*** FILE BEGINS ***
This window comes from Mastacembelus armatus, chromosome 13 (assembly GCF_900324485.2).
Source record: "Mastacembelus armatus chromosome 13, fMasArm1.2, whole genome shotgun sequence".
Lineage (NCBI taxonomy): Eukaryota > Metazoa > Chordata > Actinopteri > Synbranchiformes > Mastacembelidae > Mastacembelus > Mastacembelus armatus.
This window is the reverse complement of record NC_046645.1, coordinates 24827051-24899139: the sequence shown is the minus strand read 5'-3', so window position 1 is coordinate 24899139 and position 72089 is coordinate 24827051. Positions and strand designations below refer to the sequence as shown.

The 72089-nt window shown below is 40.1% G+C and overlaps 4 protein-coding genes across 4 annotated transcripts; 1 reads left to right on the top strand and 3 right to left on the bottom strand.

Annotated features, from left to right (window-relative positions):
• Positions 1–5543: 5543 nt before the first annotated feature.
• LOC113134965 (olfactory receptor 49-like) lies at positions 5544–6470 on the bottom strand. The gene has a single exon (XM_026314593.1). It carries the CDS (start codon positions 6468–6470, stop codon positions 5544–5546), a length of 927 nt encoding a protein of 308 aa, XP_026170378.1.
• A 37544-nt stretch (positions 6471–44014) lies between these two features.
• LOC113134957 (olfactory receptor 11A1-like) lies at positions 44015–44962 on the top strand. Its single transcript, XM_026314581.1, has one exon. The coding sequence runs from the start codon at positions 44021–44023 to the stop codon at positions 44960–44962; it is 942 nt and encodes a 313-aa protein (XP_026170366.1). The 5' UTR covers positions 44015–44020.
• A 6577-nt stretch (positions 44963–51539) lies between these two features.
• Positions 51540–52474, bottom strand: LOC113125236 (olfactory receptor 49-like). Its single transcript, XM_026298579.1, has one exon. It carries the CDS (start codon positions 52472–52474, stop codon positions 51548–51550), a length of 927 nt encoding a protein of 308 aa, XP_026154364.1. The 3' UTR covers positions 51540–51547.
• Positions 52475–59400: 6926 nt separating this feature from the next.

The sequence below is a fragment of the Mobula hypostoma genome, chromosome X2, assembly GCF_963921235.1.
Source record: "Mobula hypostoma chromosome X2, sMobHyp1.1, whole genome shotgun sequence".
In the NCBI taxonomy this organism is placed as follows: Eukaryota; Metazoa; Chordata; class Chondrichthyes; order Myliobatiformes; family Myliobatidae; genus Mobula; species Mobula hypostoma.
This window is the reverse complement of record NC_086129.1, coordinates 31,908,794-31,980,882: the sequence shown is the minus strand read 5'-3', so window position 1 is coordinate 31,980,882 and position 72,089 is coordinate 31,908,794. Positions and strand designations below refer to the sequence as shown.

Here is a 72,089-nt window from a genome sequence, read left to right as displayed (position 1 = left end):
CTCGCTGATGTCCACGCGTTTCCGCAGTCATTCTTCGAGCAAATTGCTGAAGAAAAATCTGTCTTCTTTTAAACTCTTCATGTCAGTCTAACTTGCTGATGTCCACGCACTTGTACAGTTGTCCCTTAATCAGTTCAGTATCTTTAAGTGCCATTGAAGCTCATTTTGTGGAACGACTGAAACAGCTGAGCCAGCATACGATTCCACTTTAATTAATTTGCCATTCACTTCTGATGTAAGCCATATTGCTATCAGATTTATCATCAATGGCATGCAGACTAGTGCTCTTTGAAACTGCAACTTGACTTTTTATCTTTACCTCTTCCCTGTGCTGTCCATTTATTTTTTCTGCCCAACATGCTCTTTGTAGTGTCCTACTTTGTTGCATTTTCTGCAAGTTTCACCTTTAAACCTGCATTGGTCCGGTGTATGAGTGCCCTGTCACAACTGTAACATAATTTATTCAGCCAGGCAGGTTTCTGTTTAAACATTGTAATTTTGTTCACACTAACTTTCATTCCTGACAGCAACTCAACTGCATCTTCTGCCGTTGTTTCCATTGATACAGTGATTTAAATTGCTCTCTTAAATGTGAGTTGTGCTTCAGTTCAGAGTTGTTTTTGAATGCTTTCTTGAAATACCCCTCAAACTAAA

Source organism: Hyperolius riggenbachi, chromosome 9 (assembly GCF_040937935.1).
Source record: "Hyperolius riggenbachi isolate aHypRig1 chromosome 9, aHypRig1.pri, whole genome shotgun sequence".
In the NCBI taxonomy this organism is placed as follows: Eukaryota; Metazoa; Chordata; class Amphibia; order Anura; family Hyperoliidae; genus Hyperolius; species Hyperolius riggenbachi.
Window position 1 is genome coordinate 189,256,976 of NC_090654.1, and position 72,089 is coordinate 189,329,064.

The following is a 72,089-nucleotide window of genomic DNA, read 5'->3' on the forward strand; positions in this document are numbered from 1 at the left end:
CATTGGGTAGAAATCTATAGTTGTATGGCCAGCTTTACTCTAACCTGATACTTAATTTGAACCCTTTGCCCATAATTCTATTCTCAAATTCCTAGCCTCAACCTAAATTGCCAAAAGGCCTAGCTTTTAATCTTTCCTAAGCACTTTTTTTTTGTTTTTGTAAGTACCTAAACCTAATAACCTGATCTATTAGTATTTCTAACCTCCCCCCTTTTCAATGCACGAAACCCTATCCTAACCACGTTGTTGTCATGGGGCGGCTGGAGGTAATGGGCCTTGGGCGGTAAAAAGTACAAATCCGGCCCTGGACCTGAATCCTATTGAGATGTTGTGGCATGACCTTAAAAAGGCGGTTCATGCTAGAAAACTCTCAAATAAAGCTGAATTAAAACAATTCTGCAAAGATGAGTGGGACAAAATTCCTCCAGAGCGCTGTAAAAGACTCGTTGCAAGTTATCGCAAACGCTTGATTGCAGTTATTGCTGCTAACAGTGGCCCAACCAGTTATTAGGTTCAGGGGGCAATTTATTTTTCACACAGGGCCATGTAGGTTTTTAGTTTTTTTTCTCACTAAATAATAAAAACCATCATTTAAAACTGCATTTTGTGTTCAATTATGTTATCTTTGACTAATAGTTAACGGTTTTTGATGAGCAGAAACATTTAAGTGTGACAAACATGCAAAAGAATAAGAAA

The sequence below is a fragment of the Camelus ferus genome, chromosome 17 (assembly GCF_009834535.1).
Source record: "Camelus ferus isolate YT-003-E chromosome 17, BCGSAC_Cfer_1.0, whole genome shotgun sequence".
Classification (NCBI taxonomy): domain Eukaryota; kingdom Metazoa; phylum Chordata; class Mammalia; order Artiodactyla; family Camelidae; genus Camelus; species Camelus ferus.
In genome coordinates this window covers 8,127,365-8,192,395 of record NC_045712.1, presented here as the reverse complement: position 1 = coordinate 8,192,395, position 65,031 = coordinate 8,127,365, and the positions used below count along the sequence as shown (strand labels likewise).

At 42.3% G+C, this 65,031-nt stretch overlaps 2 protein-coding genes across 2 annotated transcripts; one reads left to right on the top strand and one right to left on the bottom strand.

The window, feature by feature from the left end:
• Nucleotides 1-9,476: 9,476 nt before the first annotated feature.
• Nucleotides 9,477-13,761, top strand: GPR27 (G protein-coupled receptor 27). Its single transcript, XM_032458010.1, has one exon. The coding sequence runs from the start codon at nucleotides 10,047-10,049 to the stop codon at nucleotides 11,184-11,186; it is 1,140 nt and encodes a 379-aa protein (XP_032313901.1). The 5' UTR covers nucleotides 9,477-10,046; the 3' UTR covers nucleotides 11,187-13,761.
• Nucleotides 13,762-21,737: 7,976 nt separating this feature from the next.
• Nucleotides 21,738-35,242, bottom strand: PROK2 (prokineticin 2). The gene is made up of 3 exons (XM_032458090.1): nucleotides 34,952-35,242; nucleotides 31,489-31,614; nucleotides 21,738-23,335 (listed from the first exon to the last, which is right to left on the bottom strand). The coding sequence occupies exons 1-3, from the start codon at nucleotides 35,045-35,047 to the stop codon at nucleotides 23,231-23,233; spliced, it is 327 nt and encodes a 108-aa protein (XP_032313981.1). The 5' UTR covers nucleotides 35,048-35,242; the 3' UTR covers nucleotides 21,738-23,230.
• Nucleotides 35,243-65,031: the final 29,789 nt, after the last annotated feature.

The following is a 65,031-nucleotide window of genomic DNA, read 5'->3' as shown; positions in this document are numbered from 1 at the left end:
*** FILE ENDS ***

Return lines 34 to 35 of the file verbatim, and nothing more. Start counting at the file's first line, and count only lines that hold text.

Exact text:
• Nucleotides 13,762-21,737: 7,976 nt separating this feature from the next.
• Nucleotides 21,738-35,242, bottom strand: PROK2 (prokineticin 2). The gene is made up of 3 exons (XM_032458090.1): nucleotides 34,952-35,242; nucleotides 31,489-31,614; nucleotides 21,738-23,335 (listed from the first exon to the last, which is right to left on the bottom strand). The coding sequence occupies exons 1-3, from the start codon at nucleotides 35,045-35,047 to the stop codon at nucleotides 23,231-23,233; spliced, it is 327 nt and encodes a 108-aa protein (XP_032313981.1). The 5' UTR covers nucleotides 35,048-35,242; the 3' UTR covers nucleotides 21,738-23,230.